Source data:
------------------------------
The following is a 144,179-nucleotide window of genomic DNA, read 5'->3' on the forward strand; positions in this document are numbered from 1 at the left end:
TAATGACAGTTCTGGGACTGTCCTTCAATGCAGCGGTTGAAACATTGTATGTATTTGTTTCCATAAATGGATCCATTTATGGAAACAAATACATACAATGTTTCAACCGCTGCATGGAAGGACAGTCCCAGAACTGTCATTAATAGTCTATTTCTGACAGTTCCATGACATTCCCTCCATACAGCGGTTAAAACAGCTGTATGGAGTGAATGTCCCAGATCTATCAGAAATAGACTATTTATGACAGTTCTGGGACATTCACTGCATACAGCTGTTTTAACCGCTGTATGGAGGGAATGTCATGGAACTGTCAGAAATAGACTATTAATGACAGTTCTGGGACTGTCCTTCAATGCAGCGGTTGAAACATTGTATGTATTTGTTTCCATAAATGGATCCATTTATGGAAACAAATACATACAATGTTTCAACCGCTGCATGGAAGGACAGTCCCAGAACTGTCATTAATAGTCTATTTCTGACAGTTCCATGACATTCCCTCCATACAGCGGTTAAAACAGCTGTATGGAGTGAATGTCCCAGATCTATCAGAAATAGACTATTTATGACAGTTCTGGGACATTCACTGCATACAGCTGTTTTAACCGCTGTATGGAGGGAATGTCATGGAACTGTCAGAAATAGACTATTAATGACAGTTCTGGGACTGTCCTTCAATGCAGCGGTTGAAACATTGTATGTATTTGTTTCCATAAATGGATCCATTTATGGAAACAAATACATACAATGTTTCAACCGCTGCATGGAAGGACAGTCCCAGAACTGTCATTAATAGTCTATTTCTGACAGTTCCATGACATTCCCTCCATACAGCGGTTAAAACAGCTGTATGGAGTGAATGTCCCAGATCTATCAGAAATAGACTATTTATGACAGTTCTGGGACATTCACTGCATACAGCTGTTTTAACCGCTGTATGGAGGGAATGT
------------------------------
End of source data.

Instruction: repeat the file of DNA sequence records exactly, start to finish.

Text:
The following is a 144,179-nucleotide window of genomic DNA, read 5'->3' on the forward strand; positions in this document are numbered from 1 at the left end:
TAATGACAGTTCTGGGACTGTCCTTCAATGCAGCGGTTGAAACATTGTATGTATTTGTTTCCATAAATGGATCCATTTATGGAAACAAATACATACAATGTTTCAACCGCTGCATGGAAGGACAGTCCCAGAACTGTCATTAATAGTCTATTTCTGACAGTTCCATGACATTCCCTCCATACAGCGGTTAAAACAGCTGTATGGAGTGAATGTCCCAGATCTATCAGAAATAGACTATTTATGACAGTTCTGGGACATTCACTGCATACAGCTGTTTTAACCGCTGTATGGAGGGAATGTCATGGAACTGTCAGAAATAGACTATTAATGACAGTTCTGGGACTGTCCTTCAATGCAGCGGTTGAAACATTGTATGTATTTGTTTCCATAAATGGATCCATTTATGGAAACAAATACATACAATGTTTCAACCGCTGCATGGAAGGACAGTCCCAGAACTGTCATTAATAGTCTATTTCTGACAGTTCCATGACATTCCCTCCATACAGCGGTTAAAACAGCTGTATGGAGTGAATGTCCCAGATCTATCAGAAATAGACTATTTATGACAGTTCTGGGACATTCACTGCATACAGCTGTTTTAACCGCTGTATGGAGGGAATGTCATGGAACTGTCAGAAATAGACTATTAATGACAGTTCTGGGACTGTCCTTCAATGCAGCGGTTGAAACATTGTATGTATTTGTTTCCATAAATGGATCCATTTATGGAAACAAATACATACAATGTTTCAACCGCTGCATGGAAGGACAGTCCCAGAACTGTCATTAATAGTCTATTTCTGACAGTTCCATGACATTCCCTCCATACAGCGGTTAAAACAGCTGTATGGAGTGAATGTCCCAGATCTATCAGAAATAGACTATTTATGACAGTTCTGGGACATTCACTGCATACAGCTGTTTTAACCGCTGTATGGAGGGAATGT